Jeweler & Designer
Partial Video Transcript
Prof Lieu: “Artist’s block is one of those things that I just think is inevitable. If you are going to work as an artist, you’re going to have to deal with it at some point, and not just a few times maybe way more often than you would like to. It’s hard, and I think it is important to develop strategies that help you when you get to that point. So, I’m wondering for you guys, what do you do when that happens?”
Annelise: “I get out of wherever I am.”
Prof Lieu: “Like, physically?”
Annelise: “Yeah, I just leave. Because, I think sometimes when I’m in studio for hours trying to think of what I can possibly do for an assignment or a gallery, just being in the same place surrounded by the same things is not going to inspire me, and so I need to go for a walk. it’s helped me before. I had a project and I had 24 hours to complete it because I waited till last minute, don’t do that, and I had no idea what to do, and I stepped outside and went for a walk and I was inspired. I was inspired by the leaves that were falling around me as it was fall, and I went back and I pounded that assignment out for 24 hours.
Casey: “We, as artists, often feel this pressure to be self generating all the time, and to take things from a really internal, personal place. But, like, read a book! Think about something else other than your own experience or open yourself to new experiences, and that can be a great source of subject matter.”
Annelise: “I think that’s true as I’m always taking preventative steps so I don’t get artist block. So, I feel like I need to constantly have things filtering through my life that will always be giving me inspiration to know when I need to generate work I’m not at such a loss.”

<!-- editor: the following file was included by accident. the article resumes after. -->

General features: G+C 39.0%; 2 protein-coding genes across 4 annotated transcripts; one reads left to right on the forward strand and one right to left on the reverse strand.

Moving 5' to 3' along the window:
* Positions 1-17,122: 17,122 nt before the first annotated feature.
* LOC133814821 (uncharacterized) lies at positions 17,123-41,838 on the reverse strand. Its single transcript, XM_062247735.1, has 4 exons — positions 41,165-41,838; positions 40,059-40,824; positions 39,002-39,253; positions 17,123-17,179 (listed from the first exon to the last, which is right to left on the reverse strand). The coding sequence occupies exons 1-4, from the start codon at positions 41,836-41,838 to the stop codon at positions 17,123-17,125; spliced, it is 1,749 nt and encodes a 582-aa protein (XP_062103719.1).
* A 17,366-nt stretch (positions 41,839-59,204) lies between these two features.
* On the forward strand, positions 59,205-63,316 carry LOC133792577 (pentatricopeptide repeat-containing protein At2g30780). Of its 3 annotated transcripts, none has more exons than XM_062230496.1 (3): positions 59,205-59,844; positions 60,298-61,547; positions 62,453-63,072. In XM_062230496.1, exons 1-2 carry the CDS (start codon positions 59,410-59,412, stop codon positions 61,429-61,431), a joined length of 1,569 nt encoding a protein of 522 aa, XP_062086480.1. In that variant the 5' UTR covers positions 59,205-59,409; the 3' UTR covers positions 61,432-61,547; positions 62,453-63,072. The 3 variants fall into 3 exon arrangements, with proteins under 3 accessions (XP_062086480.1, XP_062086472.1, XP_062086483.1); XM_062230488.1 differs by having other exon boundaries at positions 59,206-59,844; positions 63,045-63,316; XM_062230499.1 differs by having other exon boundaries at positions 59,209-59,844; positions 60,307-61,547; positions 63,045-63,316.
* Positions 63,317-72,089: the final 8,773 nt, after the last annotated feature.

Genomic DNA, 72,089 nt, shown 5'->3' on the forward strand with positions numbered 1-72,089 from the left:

Prof Lieu: “It’s funny because I feel like I get my best ideas when I’m not in the studio, and usually when I’m in the studio it’s because I’ve formulated something in advance, and I know what I’m going to do. Actually, I get a lot of my ideas when I’m running on the treadmill, because what else am I going to do while I’m running, just ruminate about what I want to do, and I feel like it’s killing two birds with one stone because I’m exercising and I’m also thinking about my artwork. So, it feels very productive.
Like, a lot of people will say to me, ‘Oh, you’re an artist! Well you must read books about artists all the time!” And I’m like ‘Actually, I don’t, like I never do.’ There’s this book ‘The Art Spirit’ which is very popular and everybody is like, “Ah, you should read it!” and I’m like, ‘no’, as I’ve been reading books about medicine and other completely different topics and for some reason that sparks something almost like you said that change of pace is really important.
I mean, what helps me sometimes is to change the media. So, if I’m doing a lot of drawings, and the drawings are driving me up the wall, I’ll just take out a hunk of clay and do something else.”
Annelise: “I agree, I was having a very hard time generating work for my degree project which is focusing on creating jewelry, and I took a class on screen printing, and after that class I had a new approach to my degree project. Just that space away from the materials that I’m used to working with and just seeing things in a new light really helped to generate ideas.”
Casey: “A lot of your best ideas come to you when you aren’t in the studio and you aren’t really thinking about art necessarily, and I think that’s a really good argument for keeping up a practice of making a sketchbook. I think that’s really what the sketchbook is for, it’s for recording your ideas so you don’t totally lose them. So, when I feel like I don’t really know what I want to make work about, I go through old sketchbooks and I guarantee that if you do that you’re going to find some idea in there, even if it’s something that acts as an anachronistic as you happen upon a page where one idea is juxtaposed next to another one totally arbitrarily…”